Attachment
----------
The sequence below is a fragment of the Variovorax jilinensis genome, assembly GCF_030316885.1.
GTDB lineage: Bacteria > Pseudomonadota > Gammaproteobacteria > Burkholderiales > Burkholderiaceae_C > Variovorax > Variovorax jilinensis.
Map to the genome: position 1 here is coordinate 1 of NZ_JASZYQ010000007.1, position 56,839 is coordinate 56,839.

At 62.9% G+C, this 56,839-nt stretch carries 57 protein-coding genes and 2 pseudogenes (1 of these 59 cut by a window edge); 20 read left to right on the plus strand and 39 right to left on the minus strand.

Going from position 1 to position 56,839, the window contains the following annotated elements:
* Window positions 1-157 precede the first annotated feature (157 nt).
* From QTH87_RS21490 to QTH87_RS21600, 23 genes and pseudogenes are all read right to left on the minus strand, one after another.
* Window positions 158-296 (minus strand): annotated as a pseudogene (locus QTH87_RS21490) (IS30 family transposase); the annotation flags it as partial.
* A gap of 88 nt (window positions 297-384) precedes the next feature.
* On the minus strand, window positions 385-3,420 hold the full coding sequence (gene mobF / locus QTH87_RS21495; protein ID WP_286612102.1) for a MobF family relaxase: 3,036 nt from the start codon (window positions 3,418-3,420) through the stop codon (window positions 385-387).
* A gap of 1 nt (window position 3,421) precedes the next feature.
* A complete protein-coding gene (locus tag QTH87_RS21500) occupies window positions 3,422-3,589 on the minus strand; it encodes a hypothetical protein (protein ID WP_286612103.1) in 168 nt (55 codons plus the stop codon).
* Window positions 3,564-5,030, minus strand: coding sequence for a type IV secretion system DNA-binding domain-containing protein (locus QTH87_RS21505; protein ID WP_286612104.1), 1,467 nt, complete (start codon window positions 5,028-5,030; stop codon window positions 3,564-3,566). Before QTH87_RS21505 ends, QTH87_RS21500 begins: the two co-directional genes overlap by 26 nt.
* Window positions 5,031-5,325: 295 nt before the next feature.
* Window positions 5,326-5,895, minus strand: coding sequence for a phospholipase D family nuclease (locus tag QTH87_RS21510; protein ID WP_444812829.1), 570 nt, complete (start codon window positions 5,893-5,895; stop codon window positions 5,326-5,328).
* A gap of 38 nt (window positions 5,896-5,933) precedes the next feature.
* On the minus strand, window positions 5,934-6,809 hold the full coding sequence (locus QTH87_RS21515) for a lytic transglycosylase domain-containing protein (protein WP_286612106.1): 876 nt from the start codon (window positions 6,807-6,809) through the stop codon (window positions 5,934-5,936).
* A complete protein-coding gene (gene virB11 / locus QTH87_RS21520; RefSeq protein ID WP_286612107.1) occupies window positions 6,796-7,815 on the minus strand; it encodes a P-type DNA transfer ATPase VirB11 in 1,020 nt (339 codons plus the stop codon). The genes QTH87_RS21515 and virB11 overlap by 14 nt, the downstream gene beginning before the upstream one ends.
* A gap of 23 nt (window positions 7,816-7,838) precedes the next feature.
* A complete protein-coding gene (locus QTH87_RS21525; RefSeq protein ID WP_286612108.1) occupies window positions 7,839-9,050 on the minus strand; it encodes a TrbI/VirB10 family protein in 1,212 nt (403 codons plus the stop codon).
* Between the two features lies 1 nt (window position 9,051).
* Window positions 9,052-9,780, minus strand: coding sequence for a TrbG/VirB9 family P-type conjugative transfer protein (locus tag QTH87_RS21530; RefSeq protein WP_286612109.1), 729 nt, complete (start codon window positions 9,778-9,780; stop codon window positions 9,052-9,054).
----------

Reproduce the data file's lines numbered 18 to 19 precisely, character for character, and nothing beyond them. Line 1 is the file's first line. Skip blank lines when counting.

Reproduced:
* A complete protein-coding gene (gene virB11 / locus QTH87_RS21520; RefSeq protein ID WP_286612107.1) occupies window positions 6,796-7,815 on the minus strand; it encodes a P-type DNA transfer ATPase VirB11 in 1,020 nt (339 codons plus the stop codon). The genes QTH87_RS21515 and virB11 overlap by 14 nt, the downstream gene beginning before the upstream one ends.
* A gap of 23 nt (window positions 7,816-7,838) precedes the next feature.